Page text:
Sales and customer volume is directly linked to diversity.
Company workforces which most accurately affect the demographics of the population record more sales and generate more customers than homogenous workforces.
A sociologist at the University of Chicago examined the impact of racial diversity on a company's sales figures and found that the companies with the highest levels of racial diversity recorded an average of fifteen times more sales than those with the lowest level of diversity. When he investigated further, the direct correlation between racial diversity and sales became clearer. For every percentage increase in a company's rate of gender and racial diversity (up to the rate naturally occurring in the general population), the sociologist found sales revenues increased by 3%-9%. Not only were sales higher, but companies with higher levels of diversity consistently reported larger customer volume. Companies with the highest rates of diversity among employees reported having an average of 35,000 customers. Those with the lowest rates of diversity reported an average of 22,700. This indicates, whether subconsciously or not, customers respond well to diverse workforces and prefer to do business with companies whose racial and gender profile reflect those of the wider population.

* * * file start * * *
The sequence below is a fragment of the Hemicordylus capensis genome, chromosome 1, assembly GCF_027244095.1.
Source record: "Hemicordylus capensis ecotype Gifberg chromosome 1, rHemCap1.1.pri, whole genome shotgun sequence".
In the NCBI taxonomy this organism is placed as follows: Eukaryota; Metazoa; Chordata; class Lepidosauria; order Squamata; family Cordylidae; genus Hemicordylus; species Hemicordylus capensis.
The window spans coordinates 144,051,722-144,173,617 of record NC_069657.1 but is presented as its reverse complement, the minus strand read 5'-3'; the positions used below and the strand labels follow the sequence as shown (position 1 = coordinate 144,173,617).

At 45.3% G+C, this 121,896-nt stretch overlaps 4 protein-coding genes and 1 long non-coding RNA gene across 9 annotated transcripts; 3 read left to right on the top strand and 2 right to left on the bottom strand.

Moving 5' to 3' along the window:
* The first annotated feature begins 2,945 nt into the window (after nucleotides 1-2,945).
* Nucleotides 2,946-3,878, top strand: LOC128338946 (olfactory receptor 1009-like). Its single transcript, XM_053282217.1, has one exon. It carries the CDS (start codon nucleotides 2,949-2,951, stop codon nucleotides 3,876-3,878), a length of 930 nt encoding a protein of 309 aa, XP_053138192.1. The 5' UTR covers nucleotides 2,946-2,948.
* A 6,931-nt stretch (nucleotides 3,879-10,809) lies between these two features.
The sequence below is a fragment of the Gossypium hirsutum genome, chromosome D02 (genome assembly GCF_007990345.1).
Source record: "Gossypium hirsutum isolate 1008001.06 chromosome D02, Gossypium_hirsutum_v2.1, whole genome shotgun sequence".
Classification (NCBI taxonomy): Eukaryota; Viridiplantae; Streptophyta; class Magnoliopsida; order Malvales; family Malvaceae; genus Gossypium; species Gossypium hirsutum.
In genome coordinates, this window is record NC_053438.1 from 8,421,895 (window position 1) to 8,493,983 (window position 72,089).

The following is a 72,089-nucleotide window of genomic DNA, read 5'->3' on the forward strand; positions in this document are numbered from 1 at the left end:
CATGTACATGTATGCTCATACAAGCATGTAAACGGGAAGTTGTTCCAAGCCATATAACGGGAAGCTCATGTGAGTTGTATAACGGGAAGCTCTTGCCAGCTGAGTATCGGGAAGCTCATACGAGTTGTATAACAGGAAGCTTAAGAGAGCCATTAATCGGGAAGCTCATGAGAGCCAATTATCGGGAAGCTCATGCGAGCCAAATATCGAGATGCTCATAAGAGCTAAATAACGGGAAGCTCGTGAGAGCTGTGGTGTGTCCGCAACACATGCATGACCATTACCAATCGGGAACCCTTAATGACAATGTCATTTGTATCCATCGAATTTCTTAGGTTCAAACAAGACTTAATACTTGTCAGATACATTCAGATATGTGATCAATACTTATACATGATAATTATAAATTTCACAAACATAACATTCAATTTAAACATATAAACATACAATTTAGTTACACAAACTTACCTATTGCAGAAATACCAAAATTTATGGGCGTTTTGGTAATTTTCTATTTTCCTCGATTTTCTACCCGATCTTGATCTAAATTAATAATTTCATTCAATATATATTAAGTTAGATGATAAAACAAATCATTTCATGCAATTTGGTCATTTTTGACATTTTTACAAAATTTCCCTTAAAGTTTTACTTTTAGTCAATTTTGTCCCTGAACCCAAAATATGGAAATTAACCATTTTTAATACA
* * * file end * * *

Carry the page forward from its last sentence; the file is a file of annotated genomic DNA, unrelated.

This isn't the case everywhere. In Europe, for example, people care much less about diversity than in the United States. In a Pew study, in 6 out of the 10 European countries surveyed, the most popular opinion among the public was that diversity doesn't make a difference. This would indicate that consumers in these countries do not value diversity and would be indifferent to giving their custom and business to a company with a homogenous workforce.
[P1] Companies with higher diversity have more customers and record more sales. [P2] Therefore, diversity is important to a company's profits.
[P1] This isn't applicable everywhere.